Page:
Four days after their son’s funeral, Adam’s parents started the Adam Walsh Outreach Center for Missing Children. They lobbied for the Missing Children’s Act, which, enacted in 1982, required entry of missing children data into the FBI’s National Crime Information Center database (NCIC). In 1984, John Walsh would co-found the federally-funded National Center for Missing and Exploited Children, and four years later, he started hosting "America’s Most Wanted."
It is as host of America’s Most Wanted that I best remember John Walsh. In the atmosphere of the '80s, it seemed fitting that Walsh would lead such a show. I’ve mentioned how the time and all its fears got into us, how we were scared of abductions and murderers and serial killers and Satanists. By men wanted by the FBI, but now we could help catch them. And we did. The show is credited with helping bring home 63 children and capturing over 1,200 fugitives over more than two decades. As if we helped capture them. As if we helped John Walsh gain some sort of closure. As if we were making America safe again.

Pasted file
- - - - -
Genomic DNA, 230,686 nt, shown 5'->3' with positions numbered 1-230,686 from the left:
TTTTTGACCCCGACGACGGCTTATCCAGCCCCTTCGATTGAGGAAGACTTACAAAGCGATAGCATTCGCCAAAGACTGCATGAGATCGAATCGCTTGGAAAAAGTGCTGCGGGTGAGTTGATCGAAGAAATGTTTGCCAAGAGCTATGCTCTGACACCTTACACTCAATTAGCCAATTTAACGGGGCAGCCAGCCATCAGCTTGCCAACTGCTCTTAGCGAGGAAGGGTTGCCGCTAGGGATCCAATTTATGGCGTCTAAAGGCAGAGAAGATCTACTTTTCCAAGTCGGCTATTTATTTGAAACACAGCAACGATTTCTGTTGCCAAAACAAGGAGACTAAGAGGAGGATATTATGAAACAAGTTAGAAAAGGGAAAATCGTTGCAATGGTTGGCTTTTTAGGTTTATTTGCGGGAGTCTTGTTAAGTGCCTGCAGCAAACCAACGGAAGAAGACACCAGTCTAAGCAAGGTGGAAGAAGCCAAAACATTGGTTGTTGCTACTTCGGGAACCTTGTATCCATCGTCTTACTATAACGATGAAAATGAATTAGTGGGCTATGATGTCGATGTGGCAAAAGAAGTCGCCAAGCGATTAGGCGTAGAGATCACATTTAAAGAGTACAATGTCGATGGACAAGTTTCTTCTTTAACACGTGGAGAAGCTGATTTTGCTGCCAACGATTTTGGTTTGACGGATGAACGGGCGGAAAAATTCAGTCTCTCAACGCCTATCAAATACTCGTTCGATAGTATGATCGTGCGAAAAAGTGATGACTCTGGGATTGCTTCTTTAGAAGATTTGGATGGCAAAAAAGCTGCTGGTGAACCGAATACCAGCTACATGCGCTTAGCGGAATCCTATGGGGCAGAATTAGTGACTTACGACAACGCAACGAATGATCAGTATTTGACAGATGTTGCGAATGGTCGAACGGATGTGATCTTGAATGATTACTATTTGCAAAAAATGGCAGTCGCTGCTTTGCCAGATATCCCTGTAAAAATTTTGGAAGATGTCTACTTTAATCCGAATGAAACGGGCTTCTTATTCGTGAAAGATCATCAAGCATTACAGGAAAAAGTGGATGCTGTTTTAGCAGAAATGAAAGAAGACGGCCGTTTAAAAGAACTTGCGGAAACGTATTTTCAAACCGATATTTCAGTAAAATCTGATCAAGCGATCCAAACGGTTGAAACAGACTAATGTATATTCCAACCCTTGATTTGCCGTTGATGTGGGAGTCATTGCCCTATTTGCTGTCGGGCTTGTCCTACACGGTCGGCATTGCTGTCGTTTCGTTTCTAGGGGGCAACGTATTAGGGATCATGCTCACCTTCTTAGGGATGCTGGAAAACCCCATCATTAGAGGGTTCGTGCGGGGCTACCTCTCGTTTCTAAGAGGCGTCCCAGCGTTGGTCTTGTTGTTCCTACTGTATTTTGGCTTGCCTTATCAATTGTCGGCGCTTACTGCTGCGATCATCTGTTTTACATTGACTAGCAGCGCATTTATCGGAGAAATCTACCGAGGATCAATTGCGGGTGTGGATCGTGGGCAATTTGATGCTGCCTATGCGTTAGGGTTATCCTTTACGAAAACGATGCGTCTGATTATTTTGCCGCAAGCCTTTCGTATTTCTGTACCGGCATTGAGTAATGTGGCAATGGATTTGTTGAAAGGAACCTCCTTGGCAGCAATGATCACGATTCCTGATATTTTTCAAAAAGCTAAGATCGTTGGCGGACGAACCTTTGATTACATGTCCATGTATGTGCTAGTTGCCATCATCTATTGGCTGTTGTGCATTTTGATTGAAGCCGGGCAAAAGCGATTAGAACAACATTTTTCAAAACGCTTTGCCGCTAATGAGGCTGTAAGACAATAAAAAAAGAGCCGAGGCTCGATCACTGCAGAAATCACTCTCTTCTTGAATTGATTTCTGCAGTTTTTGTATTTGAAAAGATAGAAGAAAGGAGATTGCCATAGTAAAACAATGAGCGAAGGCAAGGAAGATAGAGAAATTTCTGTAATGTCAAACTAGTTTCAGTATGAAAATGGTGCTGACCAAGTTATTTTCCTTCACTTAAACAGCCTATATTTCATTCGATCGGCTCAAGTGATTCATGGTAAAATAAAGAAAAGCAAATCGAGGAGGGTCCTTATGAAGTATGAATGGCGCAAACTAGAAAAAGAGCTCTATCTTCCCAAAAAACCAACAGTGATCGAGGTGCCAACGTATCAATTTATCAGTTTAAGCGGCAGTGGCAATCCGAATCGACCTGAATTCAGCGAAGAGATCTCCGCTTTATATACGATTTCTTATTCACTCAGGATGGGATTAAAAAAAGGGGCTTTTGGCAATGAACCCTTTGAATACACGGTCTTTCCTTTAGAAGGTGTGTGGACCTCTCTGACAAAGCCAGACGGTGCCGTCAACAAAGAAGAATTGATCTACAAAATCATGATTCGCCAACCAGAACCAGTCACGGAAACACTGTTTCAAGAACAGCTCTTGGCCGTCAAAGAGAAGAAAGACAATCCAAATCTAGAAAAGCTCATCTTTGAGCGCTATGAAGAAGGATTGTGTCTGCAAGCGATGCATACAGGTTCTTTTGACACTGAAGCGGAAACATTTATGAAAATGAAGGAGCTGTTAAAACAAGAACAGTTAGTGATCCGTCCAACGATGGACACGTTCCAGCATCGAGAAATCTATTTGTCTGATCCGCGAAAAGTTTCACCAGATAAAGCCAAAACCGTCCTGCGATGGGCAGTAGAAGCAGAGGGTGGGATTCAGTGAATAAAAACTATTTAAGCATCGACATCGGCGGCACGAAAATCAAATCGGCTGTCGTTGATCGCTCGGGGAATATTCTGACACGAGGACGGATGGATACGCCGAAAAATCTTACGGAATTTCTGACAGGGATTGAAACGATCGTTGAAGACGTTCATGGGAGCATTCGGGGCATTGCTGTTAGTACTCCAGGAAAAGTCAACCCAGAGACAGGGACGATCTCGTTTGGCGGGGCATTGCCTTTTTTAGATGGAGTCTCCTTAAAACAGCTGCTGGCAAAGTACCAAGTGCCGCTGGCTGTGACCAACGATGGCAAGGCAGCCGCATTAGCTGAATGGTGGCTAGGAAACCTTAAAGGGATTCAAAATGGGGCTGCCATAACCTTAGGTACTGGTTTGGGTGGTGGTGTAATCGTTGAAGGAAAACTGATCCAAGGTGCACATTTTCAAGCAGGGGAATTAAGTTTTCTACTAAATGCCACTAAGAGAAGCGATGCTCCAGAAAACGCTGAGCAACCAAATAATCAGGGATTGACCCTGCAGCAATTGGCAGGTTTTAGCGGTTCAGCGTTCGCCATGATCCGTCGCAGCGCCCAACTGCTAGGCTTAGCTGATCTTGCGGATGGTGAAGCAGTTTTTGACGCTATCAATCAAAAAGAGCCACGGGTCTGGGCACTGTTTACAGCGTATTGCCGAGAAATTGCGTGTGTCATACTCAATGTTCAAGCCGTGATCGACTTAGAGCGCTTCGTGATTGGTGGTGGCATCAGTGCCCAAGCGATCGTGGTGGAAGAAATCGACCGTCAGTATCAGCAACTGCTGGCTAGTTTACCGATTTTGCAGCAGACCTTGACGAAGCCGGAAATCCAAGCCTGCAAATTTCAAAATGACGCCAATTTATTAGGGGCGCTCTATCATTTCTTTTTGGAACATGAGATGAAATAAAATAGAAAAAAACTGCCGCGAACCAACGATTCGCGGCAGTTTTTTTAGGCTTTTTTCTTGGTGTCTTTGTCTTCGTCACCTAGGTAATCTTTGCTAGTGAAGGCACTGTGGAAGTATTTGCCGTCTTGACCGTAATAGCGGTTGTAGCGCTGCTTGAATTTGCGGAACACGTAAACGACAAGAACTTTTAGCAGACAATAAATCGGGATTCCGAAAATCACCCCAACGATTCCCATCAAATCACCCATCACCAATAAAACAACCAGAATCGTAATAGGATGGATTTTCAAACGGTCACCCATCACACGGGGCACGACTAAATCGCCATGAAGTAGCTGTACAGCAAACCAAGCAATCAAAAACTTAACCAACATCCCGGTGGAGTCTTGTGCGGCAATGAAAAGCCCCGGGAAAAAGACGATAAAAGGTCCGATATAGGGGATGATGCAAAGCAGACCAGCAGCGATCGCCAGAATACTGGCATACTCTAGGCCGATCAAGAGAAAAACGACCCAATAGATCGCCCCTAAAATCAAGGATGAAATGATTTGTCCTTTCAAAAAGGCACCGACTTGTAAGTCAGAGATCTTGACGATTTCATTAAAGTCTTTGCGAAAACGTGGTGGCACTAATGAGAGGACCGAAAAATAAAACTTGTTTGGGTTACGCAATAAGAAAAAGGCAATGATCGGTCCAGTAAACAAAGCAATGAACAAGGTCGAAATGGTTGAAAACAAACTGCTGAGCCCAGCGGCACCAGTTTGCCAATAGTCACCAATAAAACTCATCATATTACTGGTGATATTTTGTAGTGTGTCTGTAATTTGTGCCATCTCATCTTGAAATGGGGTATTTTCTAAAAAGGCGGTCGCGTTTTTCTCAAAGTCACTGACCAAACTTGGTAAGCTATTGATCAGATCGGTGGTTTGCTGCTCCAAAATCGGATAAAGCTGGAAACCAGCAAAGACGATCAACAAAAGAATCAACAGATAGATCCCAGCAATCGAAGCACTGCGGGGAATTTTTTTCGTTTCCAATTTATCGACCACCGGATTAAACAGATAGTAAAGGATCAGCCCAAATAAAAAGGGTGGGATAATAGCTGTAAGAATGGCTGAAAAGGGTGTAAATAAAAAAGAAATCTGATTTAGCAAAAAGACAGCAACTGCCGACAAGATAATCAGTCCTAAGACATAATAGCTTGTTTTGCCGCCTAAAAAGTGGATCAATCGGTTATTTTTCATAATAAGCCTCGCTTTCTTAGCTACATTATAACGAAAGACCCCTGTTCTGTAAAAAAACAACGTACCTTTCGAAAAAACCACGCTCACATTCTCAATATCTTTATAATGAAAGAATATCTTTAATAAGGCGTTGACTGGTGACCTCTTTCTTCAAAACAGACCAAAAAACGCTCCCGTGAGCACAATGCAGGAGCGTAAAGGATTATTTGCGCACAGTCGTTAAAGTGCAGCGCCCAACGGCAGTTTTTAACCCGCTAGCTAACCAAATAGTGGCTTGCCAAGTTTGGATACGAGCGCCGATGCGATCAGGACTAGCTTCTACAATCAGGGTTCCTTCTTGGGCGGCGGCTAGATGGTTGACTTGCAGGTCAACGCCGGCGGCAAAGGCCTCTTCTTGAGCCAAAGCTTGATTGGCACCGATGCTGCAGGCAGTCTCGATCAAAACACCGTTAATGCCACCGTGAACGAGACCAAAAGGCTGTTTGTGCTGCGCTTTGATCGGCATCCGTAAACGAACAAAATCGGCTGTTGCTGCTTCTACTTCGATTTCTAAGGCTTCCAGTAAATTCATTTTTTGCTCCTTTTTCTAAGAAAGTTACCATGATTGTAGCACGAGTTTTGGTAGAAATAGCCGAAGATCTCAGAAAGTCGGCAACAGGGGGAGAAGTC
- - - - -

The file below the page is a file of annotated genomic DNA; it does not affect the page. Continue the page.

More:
* * *
When my brother was four and I was three, our mother left us alone for a moment, and we disappeared.
We were playing in the front yard. Our mother sat on the back porch smoking. When the phone rang she went inside to answer it. She could see us through the kitchen window, but at some point, perhaps when she was hanging up the phone and heading back outside, we disappeared.
She says, the dozens of times she’s told this story, that she stepped around the side of the house expecting us to be playing in the dirt or antagonizing the dog, but we weren’t there.
“I called a few times,” she says, “and then I started getting scared.”
She began to shout. She circled the house. She checked inside, not sure how we would have gotten past her, but by then she needed to do something. “Anything,” she says. “So I kept looking. I looked down the old boarded-over well. I didn’t want to, but I had to, even though I could see it was covered.”
The show is credited with helping bring home 63 children and capturing over 1,200 fugitives over more than two decades. As if we helped capture them. As if we helped John Walsh gain some sort of closure. As if we were making America safe again.
She pauses. “By that time I wasn’t thinking very clearly.”